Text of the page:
Ring-Tailed Lemur: When one sees a photo of the well-known Ring-Tailed Lemur then there is no mistake what one is looking at. This is because its body is very different from other primates. It is considered to be one of the most intelligent of all the species as well.
Red Ruffed Lemur: The Red Ruffed Lemur is of a medium-sized species and they do not associate with any other types of Lemurs. They seem to turn their noses up at them and will not even nest or feed in the same locations.
Indri Lemur: The Indri Lemur which is also called the Babakoto in many regions is one of the largest Lemurs found in the whole world. They seem to have many behaviors that are related to humans. They have characteristics that are very distinct from various other species of Lemurs.
Gray Mouse Lemur: The Gray Mouse Lemur is a primate. Many people would like to wager money claiming that it is a rodent by name and the appearance of it. But as we all know that DNA doesn’t lie and therefore it is correctly classified as a primate.
Golden-Crowned Sifaka: It is one of the medium-sized primates. The Golden-Crowned Sifaka Lemur are very limited in number and location. It isn’t much known about them and the Golden-Crowned Sifaka Lemur were only identified as a unique species in 1974.
Coquerel’s Sifaka: The Coquerel’s Sifaka Lemur is a medium-sized one. It belongs to the primate family and features some very interesting behaviors. Also, the look is different from other Lemurs.
Collared Brown Lemur: The Collared Brown Lemur is a primate and that is medium in size. There are only 12 species of Brown Lemurs in the whole world and are the most well-known of these Brown Lemurs.
Black Lemur: The Black Lemur is a type of primate. Black Lemur has two subspecies that have been identified and they are as follows- the Slader Lemur and the E. Macaco Lemur.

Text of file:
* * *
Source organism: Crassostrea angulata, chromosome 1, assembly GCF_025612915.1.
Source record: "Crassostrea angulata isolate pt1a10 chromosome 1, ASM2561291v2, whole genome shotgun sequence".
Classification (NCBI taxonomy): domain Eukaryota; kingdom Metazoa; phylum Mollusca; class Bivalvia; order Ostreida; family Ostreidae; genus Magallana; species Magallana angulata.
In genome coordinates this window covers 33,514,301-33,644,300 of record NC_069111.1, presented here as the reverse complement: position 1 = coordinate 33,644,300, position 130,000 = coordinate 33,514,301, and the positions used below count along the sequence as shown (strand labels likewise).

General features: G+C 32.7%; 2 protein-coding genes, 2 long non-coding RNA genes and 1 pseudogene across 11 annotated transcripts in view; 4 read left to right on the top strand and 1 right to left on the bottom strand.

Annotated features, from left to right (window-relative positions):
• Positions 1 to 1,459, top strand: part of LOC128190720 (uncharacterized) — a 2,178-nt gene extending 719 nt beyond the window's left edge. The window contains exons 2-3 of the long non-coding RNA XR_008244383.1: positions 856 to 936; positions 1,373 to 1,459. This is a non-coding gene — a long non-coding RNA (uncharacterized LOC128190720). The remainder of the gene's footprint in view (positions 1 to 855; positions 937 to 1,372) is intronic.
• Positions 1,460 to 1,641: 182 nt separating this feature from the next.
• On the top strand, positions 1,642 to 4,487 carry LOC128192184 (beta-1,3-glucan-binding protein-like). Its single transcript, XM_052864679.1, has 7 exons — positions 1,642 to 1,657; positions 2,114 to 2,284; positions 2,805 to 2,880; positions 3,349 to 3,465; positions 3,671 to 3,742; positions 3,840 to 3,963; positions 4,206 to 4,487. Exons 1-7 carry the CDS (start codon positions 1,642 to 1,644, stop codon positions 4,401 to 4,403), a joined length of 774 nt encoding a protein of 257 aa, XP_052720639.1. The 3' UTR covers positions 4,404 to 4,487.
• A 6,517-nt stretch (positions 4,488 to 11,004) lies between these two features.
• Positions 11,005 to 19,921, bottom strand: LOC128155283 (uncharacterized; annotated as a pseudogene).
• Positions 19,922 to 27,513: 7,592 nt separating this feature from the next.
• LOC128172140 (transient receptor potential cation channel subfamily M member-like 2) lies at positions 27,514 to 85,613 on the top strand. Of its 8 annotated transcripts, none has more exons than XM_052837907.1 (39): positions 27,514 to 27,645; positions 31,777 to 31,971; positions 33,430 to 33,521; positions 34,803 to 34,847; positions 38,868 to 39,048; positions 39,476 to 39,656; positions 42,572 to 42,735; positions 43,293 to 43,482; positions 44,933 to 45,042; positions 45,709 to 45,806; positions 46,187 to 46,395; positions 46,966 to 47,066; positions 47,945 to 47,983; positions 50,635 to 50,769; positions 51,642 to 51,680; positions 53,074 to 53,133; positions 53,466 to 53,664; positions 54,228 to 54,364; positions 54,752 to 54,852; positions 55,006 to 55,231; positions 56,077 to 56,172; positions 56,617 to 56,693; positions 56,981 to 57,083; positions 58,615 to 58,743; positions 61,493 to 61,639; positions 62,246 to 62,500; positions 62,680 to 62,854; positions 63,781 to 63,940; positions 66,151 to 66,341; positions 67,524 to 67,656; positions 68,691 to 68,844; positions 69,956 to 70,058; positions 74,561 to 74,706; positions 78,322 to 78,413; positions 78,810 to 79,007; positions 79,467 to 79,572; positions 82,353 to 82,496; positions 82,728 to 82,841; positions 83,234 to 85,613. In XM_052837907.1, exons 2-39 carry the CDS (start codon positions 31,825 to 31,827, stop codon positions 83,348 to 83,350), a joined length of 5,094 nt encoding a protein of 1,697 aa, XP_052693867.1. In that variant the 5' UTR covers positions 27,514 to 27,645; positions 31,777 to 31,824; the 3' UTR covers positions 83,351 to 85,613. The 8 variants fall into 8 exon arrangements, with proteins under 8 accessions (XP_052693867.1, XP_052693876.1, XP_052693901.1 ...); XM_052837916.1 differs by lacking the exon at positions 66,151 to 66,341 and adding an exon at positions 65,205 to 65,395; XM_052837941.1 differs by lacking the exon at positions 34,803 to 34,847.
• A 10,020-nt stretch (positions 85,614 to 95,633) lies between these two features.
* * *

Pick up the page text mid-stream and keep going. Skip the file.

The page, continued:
Aye-Aye: Of all the Lemurs in the world, it is the largest primate that is nocturnal. One may argue if they didn’t realize that this was a primate.
Verreaux’s Sifaka: The Verreaux’s Sifaka Lemur is medium in size in comparison to other species and it is a primate. Verreaux’s Sifaka looks very similar to many small species of monkeys and therefore it is usually accurately categorized as a primate.
Conservation of Lemur Monkey
To save lemurs, the forest left for their habitat needs to be protected. San Diego Zoo Wildlife Alliance has a study site in Maromizaha, which is a rainforest in eastern Madagascar. It is to study aye-ayes. To know about the natural behavior of lemurs camera traps are used. The cameras monitor lemur and other wildlife activities.
There are at least 13 lemur species in the Maromizaha area. Also, other conservation scientists work with local educators for teaching students about the native wildlife.
Madagascar is a biodiversity hotspot and popular location for ecotourism. To see the distinctive and amazing wildlife people travel to the island, and their visits help the local people. This can be used to encourage the locals to save the forests for ecotourism purposes.